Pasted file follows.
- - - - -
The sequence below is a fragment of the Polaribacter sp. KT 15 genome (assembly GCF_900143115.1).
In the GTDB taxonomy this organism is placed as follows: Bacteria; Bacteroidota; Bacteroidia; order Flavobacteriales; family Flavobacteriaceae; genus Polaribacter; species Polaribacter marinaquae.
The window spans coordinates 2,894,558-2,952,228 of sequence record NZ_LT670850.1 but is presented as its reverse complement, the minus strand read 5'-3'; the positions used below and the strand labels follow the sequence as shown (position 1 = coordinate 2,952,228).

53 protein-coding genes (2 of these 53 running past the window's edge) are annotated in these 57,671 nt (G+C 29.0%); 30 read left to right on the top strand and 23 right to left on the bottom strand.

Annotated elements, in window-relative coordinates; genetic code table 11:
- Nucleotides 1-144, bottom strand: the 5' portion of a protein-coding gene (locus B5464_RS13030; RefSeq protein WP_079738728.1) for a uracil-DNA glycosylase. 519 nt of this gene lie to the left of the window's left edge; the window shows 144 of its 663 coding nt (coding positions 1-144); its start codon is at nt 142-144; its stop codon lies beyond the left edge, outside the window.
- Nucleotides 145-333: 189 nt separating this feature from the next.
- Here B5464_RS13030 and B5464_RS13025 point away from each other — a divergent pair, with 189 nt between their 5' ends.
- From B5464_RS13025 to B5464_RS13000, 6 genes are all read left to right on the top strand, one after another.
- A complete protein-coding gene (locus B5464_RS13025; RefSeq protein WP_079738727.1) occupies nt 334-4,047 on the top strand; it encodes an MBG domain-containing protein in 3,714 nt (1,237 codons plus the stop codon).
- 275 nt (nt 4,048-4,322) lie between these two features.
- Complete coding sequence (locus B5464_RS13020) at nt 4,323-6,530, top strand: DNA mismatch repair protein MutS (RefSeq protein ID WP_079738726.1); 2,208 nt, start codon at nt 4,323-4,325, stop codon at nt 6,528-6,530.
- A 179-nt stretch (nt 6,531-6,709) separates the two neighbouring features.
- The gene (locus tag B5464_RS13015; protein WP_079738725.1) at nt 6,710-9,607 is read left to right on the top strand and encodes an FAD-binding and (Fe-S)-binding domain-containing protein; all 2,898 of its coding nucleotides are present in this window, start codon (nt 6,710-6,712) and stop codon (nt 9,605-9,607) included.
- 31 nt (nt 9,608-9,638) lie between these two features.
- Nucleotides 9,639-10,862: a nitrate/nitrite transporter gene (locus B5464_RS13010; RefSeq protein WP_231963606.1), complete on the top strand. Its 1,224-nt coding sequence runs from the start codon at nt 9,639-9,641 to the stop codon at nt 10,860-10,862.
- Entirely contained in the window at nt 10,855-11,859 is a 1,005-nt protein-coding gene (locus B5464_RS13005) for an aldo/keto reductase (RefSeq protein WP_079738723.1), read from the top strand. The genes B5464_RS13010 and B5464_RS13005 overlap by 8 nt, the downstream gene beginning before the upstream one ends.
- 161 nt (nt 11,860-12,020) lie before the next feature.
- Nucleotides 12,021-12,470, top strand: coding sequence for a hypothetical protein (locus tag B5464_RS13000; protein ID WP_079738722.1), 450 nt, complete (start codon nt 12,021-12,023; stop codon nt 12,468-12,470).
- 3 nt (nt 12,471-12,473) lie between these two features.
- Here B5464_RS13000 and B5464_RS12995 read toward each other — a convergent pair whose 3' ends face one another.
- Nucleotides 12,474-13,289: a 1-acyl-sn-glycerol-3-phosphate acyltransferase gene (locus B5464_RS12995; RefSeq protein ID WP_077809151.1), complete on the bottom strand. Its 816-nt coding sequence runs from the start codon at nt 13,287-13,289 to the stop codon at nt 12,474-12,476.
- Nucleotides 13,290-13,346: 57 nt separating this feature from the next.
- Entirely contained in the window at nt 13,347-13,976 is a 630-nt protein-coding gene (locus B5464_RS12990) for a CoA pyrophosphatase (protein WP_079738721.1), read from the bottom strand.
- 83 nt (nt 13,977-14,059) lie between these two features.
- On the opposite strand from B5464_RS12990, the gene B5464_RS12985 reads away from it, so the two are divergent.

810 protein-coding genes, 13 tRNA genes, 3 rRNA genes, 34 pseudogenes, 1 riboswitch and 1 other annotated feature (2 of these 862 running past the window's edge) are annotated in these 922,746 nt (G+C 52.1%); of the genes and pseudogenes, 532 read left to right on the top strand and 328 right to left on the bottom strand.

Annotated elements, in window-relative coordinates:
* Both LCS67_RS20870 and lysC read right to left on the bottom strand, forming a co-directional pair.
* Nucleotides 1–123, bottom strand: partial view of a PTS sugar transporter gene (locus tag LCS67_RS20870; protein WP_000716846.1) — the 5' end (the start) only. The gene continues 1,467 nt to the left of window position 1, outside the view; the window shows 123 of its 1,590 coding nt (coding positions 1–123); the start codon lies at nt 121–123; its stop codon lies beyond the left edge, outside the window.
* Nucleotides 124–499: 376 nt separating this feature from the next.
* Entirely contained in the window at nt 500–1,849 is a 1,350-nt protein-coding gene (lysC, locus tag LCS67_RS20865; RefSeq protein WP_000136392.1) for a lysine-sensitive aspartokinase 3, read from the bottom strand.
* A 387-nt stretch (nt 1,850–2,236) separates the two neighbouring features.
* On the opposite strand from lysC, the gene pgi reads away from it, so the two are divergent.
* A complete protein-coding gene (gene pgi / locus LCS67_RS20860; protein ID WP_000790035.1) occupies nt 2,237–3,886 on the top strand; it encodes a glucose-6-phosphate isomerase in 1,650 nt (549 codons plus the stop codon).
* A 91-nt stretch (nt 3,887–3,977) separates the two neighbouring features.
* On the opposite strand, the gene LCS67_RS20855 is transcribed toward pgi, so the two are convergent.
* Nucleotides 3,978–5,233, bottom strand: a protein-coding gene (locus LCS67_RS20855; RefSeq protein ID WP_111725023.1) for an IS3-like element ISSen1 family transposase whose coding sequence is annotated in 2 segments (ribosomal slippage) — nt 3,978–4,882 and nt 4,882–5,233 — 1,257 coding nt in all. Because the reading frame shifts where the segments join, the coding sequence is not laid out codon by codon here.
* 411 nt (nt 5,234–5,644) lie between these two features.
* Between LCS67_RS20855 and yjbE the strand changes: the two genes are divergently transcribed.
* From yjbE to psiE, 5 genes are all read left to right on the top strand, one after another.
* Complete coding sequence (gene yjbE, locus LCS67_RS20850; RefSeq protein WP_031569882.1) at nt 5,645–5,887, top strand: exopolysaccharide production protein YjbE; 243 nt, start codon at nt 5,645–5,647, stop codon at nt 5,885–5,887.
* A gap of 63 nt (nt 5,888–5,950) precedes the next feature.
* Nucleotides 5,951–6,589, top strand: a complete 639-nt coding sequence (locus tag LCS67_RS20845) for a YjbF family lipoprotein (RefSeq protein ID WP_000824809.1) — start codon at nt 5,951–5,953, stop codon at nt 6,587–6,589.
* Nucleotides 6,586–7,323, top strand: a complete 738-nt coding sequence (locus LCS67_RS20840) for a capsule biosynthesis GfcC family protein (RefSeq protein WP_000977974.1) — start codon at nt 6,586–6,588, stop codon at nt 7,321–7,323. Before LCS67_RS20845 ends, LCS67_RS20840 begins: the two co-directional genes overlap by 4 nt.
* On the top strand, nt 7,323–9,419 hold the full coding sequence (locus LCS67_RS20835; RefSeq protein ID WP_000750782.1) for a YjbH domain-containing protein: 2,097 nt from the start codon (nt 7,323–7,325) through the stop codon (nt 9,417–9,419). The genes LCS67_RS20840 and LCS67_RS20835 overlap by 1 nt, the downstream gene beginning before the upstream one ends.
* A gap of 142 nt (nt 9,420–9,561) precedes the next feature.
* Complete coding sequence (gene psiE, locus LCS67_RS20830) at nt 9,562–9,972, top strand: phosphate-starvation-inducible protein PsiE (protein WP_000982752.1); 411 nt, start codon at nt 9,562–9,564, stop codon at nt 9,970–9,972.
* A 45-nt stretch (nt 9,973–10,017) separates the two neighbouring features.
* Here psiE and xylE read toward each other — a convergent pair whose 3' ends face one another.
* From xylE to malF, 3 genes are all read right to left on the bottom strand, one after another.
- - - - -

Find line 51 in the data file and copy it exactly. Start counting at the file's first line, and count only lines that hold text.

* From xylE to malF, 3 genes are all read right to left on the bottom strand, one after another.